The two-day, nationwide strike by 73,000 United Auto Workers members against General Motors ended this week with a tentative agreement. The strike came in part over the union’s demand for job security for workers still at GM after the company completes a restructuring plan.
Reporters needing experts to comment on this development can contact the following U.Va. professors.
• William R. Johnson, professor and chairman of the Department of Economics, says, “Strikes are costly to both sides, so it hard to accept a ‘rational’ theory of strikes. In this case, given the tenuous finances of GM, the UAW risks bankrupting GM if it pushes too hard. One possible explanation for this strike is that the UAW leadership knows it needs to make major concessions to GM to preserve the company, but the members don't know that and would accuse the leadership of selling out if they conceded immediately. The strike is needed to convince the UAW membership that the concessions are the best deal that can be made, because the concessions will be made only after a fight. The members are ‘irrational’ in the sense that initially they don't know or believe how tenuous GM's financial condition is.”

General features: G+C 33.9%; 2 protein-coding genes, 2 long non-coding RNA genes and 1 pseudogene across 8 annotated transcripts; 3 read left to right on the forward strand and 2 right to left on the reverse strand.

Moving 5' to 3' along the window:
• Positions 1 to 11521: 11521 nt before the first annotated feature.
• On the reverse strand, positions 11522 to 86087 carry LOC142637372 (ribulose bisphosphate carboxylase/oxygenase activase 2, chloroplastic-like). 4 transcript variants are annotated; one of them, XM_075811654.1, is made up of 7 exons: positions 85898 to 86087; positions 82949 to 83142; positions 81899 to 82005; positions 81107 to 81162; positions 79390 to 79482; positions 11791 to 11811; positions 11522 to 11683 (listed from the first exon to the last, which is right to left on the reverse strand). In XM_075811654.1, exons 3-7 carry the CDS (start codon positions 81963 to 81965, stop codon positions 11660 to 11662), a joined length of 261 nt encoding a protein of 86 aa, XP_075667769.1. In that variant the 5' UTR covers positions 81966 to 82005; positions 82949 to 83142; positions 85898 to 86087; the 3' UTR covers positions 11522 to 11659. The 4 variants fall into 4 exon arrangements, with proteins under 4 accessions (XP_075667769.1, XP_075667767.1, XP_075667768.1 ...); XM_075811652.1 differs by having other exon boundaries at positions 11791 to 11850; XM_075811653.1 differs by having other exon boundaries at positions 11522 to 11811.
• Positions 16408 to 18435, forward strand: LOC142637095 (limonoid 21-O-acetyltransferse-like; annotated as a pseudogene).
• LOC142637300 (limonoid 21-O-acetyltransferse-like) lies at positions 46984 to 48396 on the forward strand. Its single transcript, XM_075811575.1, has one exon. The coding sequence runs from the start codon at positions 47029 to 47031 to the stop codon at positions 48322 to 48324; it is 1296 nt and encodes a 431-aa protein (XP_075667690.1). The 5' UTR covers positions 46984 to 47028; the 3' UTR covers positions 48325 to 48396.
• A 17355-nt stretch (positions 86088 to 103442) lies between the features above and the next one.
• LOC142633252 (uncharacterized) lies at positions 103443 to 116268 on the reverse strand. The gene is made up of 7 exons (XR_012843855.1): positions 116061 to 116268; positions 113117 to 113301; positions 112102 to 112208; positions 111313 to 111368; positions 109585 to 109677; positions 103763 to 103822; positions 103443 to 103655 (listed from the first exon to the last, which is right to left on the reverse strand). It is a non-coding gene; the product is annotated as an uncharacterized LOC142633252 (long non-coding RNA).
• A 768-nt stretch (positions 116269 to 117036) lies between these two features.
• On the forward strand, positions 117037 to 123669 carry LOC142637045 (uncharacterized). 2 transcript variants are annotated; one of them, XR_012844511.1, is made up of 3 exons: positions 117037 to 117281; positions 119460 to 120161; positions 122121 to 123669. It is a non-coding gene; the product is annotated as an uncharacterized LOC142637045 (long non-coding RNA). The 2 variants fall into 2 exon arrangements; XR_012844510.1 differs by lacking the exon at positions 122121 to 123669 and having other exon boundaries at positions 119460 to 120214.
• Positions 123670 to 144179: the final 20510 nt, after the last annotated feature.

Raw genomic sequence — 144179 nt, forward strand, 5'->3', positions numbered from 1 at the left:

Johnson received his bachelor of arts degree from Wesleyan University in 1968 and his economics Ph.D. from Massachusetts Institute of Technology in 1975. He started teaching at U.Va. in 1974 and has been a visiting scholar at the National Bureau of Economic Research in Palo Alto, Calif., and a visiting assistant professor of economics at Stanford University.
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• Guian McKee, an assistant professor at the Miller Center of Public Affairs, specializes in U.S. social policy history, urban history and civil rights history. He says, “The strike represents a bold move by the United Auto Workers union, given the challenges facing the automobile industry and one that reflects its long-standing history of aggressive acts even in times of economic uncertainty, which dates back to the Depression in the 1930s.”
McKee received a Ph.D. in American history at the University of California, Berkeley, and joined the Miller Center's Presidential Recordings Program in August 2002. He is completing a book on urban liberalism, de-industrialization, and the legacy of the New Deal in post-World War II Philadelphia, “Liberalism and the Problem of Jobs: Public Policy and Community Action in Postwar Philadelphia.”
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